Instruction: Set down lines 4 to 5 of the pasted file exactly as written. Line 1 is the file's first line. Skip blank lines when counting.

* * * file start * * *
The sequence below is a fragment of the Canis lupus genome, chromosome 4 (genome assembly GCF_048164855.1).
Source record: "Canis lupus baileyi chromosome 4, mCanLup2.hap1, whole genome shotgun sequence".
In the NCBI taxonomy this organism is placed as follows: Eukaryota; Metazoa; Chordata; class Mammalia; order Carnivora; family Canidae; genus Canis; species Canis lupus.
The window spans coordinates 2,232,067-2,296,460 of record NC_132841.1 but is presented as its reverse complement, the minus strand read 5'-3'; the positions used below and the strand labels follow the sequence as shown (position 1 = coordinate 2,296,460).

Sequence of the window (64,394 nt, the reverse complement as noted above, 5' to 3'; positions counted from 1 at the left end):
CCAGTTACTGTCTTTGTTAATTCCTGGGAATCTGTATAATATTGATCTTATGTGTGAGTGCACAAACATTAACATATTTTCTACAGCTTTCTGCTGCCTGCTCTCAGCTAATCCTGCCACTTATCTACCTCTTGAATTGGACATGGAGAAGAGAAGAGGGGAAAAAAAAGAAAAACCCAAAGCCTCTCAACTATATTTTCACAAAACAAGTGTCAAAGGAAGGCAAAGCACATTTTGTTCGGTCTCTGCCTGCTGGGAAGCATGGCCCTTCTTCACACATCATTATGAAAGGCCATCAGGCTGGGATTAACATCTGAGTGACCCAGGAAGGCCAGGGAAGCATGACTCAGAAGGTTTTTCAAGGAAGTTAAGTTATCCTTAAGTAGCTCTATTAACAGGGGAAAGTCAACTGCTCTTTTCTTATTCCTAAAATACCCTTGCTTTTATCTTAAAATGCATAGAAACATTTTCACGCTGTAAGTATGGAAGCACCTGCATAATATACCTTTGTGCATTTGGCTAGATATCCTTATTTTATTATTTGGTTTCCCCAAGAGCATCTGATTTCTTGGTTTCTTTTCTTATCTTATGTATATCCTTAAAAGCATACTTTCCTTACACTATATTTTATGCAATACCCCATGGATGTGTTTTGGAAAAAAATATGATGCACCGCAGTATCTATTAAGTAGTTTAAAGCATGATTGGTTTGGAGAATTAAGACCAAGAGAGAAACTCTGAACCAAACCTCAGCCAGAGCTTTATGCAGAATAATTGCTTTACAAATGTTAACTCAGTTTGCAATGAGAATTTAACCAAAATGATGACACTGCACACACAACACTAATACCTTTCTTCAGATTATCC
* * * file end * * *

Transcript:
The window spans coordinates 2,232,067-2,296,460 of record NC_132841.1 but is presented as its reverse complement, the minus strand read 5'-3'; the positions used below and the strand labels follow the sequence as shown (position 1 = coordinate 2,296,460).

Sequence of the window (64,394 nt, the reverse complement as noted above, 5' to 3'; positions counted from 1 at the left end):